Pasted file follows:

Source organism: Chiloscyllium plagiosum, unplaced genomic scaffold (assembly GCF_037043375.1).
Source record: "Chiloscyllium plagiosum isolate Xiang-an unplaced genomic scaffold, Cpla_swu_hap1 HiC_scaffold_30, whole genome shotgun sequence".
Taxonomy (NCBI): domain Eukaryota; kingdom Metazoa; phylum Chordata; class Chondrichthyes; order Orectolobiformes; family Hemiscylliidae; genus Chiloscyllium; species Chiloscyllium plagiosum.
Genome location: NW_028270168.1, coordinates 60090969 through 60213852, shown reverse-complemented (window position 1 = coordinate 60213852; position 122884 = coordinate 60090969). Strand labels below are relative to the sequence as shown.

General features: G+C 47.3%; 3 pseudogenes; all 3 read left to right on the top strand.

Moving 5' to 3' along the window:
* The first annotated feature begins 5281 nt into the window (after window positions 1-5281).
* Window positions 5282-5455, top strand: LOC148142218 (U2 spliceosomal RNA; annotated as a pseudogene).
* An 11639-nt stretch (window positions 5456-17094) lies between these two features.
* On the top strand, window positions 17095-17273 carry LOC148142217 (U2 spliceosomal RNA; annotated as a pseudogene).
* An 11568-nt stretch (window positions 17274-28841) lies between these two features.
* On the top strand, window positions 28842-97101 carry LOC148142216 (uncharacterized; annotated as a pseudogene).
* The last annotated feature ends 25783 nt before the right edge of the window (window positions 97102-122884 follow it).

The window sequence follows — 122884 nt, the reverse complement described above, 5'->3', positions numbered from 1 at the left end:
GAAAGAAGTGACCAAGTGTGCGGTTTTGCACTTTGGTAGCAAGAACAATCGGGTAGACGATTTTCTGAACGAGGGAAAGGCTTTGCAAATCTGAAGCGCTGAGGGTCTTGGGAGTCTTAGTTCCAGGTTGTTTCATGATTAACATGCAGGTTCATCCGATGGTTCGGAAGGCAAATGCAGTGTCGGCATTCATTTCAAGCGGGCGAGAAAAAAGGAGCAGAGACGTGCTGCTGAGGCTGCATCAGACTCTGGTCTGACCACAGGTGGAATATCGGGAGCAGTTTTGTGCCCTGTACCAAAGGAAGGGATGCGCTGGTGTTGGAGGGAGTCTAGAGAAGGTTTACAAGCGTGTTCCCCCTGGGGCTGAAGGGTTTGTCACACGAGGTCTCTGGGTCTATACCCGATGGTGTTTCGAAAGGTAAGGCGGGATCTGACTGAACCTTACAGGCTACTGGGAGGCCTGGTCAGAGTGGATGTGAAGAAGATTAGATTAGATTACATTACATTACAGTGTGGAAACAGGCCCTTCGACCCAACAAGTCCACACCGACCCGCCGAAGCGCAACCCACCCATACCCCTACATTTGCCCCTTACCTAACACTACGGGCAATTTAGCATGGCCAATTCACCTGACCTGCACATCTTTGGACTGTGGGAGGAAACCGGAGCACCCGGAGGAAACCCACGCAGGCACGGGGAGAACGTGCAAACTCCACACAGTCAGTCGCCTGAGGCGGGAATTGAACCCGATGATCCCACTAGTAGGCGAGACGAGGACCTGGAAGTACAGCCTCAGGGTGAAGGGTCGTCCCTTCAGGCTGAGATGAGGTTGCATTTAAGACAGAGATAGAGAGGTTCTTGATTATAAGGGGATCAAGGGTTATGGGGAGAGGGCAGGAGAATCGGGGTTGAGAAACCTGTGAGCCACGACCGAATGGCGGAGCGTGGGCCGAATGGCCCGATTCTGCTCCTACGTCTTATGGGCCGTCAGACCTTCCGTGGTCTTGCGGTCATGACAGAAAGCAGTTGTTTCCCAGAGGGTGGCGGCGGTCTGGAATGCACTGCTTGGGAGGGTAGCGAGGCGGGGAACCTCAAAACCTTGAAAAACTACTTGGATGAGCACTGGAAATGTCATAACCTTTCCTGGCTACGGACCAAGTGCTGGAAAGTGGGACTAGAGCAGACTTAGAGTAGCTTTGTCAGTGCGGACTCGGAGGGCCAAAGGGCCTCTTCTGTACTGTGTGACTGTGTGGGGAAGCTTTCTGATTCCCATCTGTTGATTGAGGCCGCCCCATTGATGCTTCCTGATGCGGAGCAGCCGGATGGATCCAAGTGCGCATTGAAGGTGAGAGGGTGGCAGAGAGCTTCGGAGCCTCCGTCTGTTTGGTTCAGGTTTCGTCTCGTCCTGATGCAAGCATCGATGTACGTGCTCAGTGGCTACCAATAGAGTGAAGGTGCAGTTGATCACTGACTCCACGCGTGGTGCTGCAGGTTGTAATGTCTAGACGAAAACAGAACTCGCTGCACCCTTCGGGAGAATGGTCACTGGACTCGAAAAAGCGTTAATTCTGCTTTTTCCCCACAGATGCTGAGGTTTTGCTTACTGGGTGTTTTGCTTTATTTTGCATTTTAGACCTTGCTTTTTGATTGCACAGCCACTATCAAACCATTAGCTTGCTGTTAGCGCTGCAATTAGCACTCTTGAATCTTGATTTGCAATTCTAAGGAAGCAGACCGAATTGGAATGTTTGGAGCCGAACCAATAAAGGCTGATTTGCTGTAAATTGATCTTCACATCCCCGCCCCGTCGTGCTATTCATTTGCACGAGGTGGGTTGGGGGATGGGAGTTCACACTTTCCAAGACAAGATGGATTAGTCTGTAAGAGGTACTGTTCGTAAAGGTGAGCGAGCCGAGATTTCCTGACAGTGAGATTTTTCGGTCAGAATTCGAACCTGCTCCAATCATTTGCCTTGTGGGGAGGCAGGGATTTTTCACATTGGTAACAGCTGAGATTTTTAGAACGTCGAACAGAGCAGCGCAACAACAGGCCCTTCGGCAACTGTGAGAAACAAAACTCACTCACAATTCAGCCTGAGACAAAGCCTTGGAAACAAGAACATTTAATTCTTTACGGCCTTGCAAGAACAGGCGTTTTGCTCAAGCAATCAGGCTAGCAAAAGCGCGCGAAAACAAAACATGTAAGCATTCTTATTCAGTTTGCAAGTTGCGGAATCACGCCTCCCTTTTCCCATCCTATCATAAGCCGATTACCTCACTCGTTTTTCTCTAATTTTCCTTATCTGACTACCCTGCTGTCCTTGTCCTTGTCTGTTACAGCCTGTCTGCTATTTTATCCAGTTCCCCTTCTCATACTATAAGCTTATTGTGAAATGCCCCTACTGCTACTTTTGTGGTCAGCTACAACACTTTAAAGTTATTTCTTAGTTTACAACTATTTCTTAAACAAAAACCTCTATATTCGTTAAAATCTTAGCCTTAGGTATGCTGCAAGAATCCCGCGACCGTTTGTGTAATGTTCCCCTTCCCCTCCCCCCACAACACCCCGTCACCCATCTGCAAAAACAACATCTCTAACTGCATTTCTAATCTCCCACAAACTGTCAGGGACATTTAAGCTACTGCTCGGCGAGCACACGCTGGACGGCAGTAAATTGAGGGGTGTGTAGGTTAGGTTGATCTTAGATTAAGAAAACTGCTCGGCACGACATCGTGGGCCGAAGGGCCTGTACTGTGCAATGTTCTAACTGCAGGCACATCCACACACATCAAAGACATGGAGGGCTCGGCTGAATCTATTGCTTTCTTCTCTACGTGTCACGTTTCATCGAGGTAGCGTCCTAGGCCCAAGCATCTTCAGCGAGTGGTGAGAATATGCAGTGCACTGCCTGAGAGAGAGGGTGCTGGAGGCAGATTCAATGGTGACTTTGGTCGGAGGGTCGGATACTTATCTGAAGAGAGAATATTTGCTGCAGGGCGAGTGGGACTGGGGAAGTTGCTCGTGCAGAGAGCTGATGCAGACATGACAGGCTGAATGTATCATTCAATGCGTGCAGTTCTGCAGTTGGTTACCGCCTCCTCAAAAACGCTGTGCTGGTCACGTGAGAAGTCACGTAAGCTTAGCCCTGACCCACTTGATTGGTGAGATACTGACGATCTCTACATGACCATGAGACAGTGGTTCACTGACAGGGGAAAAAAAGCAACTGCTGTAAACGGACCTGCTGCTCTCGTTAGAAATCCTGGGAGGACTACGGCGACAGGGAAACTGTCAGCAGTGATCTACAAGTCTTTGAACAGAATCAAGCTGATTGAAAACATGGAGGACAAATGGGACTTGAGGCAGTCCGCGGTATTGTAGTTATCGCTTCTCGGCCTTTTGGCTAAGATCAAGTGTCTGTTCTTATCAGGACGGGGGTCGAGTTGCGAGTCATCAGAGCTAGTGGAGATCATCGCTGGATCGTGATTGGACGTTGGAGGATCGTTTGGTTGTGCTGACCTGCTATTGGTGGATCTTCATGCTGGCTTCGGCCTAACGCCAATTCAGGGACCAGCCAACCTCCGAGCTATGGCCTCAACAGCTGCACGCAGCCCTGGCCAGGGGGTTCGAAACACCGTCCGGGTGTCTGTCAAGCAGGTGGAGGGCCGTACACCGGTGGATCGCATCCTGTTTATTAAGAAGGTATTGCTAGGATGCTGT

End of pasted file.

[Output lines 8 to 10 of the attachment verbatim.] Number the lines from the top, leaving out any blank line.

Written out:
* Window positions 5282-5455, top strand: LOC148142218 (U2 spliceosomal RNA; annotated as a pseudogene).
* An 11639-nt stretch (window positions 5456-17094) lies between these two features.
* On the top strand, window positions 17095-17273 carry LOC148142217 (U2 spliceosomal RNA; annotated as a pseudogene).